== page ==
France Gets a Young Blood

Besides the fact that, as his wife allegedly puts it, "Lots of women would like to sleep with him" (Financial Times, 5-6 April), Manuel Valls, 51, but looking much younger, is at the antipodes of his predecessor, Jean-Marc Ayrault -- the image of a provincial notable, bland, colorless and docile -- who was peremptorily replaced on 7 April following the socialist rout in the municipal elections. Ayrault forthwith left without a murmur, so to speak, by rail to his home town of Nantes, demonstrating once again the implacable finality of the French state's decisions.

Valls is a communicator of considerable punch, with a tough-guy image cultivated in his most recent job as Interior Minister, where he acquired near rock-star popularity among the general population. He had been communications director for François Hollande's successful presidential campaign against Nicolas Sarkozy in 2012. Before that he was a close aide of Hollande's ex-partner, Ségolène Royal, who has now come full circle and has entered the Valls Government in the No. 3 position as Environment, Energy and Transport Minister. The way became open for the charismatic Royal after earlier this year President Hollande ended his relationship with his second partner, Valérie Trierweiller. Still earlier, Valls had worked as an aide to former Prime Minister Lionel Jospin.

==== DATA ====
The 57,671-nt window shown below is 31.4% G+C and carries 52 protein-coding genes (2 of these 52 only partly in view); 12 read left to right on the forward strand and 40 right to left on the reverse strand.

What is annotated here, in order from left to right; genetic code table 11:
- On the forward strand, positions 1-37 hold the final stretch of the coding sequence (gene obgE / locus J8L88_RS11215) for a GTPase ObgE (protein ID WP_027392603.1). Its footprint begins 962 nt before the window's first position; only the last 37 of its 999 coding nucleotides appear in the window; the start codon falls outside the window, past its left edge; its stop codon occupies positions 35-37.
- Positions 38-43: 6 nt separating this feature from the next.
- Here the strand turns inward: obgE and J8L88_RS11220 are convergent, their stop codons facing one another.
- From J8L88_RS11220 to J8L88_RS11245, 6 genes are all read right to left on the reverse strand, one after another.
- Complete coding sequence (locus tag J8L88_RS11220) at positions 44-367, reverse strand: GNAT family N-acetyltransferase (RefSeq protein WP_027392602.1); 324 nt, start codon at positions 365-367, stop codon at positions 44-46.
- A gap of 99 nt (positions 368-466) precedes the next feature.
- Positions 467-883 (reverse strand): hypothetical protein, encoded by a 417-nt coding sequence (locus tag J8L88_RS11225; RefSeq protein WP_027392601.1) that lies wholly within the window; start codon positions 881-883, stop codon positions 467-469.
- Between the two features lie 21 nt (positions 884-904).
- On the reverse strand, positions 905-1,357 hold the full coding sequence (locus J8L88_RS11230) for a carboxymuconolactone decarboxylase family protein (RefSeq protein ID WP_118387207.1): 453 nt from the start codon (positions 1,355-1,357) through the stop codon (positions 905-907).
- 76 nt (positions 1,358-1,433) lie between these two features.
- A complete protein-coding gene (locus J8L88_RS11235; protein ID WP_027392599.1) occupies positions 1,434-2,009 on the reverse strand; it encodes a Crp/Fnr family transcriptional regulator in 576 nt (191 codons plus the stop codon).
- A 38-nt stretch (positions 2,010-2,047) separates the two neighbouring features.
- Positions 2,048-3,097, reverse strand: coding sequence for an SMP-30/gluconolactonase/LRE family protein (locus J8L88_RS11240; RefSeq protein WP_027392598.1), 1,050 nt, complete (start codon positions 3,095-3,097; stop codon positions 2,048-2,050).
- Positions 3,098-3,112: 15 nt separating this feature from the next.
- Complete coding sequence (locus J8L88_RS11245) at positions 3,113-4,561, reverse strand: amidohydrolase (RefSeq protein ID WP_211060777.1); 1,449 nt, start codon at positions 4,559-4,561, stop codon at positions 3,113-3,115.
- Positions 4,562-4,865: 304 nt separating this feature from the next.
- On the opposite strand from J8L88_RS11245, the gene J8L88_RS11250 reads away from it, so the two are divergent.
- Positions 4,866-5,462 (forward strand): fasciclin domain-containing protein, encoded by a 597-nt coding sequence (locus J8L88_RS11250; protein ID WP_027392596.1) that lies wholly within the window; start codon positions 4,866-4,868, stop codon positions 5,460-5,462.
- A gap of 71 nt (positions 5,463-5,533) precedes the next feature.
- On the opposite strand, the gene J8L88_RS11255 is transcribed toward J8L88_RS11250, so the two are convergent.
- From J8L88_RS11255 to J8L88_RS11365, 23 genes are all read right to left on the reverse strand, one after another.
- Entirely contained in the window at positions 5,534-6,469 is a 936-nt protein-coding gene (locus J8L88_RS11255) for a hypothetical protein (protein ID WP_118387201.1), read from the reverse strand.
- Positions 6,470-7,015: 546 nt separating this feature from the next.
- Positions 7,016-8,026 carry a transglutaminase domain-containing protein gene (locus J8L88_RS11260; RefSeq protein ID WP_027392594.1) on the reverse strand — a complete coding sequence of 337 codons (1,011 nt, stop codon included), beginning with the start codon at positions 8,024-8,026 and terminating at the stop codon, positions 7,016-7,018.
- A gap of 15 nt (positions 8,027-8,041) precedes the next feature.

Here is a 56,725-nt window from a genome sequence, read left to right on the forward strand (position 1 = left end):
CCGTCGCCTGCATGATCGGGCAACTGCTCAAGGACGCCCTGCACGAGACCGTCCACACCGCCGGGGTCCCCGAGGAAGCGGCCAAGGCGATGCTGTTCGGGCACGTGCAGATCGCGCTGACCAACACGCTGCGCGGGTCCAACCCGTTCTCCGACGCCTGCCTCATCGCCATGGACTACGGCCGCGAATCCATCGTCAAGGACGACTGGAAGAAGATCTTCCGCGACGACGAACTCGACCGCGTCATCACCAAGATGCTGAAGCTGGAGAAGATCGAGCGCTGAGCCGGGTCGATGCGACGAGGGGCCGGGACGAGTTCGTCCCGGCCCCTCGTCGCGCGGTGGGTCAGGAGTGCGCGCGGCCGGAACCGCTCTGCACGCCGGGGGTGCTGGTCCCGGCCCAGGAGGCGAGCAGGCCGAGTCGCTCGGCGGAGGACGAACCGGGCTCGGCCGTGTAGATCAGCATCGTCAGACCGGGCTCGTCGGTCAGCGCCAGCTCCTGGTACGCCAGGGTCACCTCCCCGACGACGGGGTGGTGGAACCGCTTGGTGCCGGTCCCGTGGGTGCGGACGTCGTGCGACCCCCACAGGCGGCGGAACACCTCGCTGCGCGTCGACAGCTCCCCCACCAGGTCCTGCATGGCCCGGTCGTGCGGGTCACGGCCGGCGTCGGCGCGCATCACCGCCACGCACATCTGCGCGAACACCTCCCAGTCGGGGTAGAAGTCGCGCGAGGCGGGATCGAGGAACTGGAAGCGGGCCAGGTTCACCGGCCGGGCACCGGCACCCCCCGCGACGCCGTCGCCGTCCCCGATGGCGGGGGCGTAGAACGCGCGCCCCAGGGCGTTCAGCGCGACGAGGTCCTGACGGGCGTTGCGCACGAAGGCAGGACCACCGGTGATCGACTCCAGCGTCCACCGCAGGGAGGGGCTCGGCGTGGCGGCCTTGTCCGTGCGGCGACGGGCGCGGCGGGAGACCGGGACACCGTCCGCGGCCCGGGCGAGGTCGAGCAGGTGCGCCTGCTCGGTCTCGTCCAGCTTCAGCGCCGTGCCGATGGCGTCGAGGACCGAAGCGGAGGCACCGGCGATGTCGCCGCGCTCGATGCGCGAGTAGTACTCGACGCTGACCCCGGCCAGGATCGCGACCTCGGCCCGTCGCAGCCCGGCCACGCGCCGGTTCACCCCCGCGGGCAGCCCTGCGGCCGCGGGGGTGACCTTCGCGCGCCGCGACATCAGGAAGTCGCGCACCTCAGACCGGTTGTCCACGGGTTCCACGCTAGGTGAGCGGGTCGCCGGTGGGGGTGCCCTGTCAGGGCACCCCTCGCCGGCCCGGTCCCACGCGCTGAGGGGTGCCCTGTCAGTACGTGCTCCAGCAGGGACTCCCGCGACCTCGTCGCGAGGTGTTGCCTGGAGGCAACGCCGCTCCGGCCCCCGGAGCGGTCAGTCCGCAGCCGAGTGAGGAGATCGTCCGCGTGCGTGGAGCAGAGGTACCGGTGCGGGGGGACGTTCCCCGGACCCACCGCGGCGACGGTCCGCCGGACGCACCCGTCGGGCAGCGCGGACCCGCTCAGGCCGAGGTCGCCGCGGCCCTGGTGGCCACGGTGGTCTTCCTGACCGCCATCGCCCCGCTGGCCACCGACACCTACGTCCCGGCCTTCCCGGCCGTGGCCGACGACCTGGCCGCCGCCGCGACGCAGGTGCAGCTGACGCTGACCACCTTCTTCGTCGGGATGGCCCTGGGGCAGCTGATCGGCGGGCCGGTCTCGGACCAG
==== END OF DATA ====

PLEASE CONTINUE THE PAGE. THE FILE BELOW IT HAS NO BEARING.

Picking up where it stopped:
Manuel Valls is the first French Prime Minister born outside the country, in Barcelona, to a Spanish father and a Swiss Italian mother. The family were Spanish Republicans who were forced to flee the Franco regime and come to France when Manuel was a little child. He speaks, besides French, Spanish, Catalan and Italian.

Valls is on the right wing of the French Socialist Party, and even at one time suggested taking the word socialist out of the party's name. He can best be described as a social democrat, as Hollande also declared himself recently. This is a term that is still a pejorative on much of the French Left, which cannot completely shake off its Marxist past, unlike the Socialist Party's counterpart, the Democratic Soclalist Party of Germany.

Valls passed his "grand oral" with flying colors on 8 April before the French National Assembly. He spelled out President Hollande's new turn toward a business-friendly policy, announcing notably 11 billion euros in extra tax cuts for businesses and households and saying that the need to boost fragile growth and job creation must take precedence over EU-enforced austerity (Financial Times, 9 April 2014). Perhaps most importantly, Valls did not lose his temper during persistent heckling from the right. He won easily he Assembly's vote of confidence. On verra.